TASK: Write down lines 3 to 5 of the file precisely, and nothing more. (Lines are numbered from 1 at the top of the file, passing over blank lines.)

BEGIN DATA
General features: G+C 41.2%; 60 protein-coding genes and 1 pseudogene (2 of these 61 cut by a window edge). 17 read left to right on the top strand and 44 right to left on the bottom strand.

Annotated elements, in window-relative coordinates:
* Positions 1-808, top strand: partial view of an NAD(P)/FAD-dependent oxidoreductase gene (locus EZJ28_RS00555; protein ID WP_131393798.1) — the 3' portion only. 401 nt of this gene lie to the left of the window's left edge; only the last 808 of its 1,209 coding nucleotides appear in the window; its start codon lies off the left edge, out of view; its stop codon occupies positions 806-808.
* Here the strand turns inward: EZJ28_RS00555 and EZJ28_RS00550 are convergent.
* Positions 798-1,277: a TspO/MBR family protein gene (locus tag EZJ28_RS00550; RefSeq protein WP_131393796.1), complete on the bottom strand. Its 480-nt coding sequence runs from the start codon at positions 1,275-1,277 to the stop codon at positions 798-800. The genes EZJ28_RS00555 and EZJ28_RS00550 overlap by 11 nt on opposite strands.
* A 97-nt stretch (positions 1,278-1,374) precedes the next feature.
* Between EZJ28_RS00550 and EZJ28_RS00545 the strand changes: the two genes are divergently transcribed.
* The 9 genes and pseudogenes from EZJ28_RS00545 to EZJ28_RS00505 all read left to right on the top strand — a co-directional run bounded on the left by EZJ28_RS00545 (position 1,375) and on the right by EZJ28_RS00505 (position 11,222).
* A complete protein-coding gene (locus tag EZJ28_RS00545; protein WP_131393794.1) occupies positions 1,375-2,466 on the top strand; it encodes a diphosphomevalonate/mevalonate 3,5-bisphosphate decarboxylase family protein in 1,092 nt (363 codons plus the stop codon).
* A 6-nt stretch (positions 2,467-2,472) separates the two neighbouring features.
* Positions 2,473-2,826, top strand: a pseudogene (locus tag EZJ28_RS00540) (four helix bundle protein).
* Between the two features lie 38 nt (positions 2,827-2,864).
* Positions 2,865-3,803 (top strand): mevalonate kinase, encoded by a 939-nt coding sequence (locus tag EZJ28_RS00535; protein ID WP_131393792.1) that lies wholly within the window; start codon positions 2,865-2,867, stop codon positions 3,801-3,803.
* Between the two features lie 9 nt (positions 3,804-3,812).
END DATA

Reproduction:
* Positions 1-808, top strand: partial view of an NAD(P)/FAD-dependent oxidoreductase gene (locus EZJ28_RS00555; protein ID WP_131393798.1) — the 3' portion only. 401 nt of this gene lie to the left of the window's left edge; only the last 808 of its 1,209 coding nucleotides appear in the window; its start codon lies off the left edge, out of view; its stop codon occupies positions 806-808.
* Here the strand turns inward: EZJ28_RS00555 and EZJ28_RS00550 are convergent.
* Positions 798-1,277: a TspO/MBR family protein gene (locus tag EZJ28_RS00550; RefSeq protein WP_131393796.1), complete on the bottom strand. Its 480-nt coding sequence runs from the start codon at positions 1,275-1,277 to the stop codon at positions 798-800. The genes EZJ28_RS00555 and EZJ28_RS00550 overlap by 11 nt on opposite strands.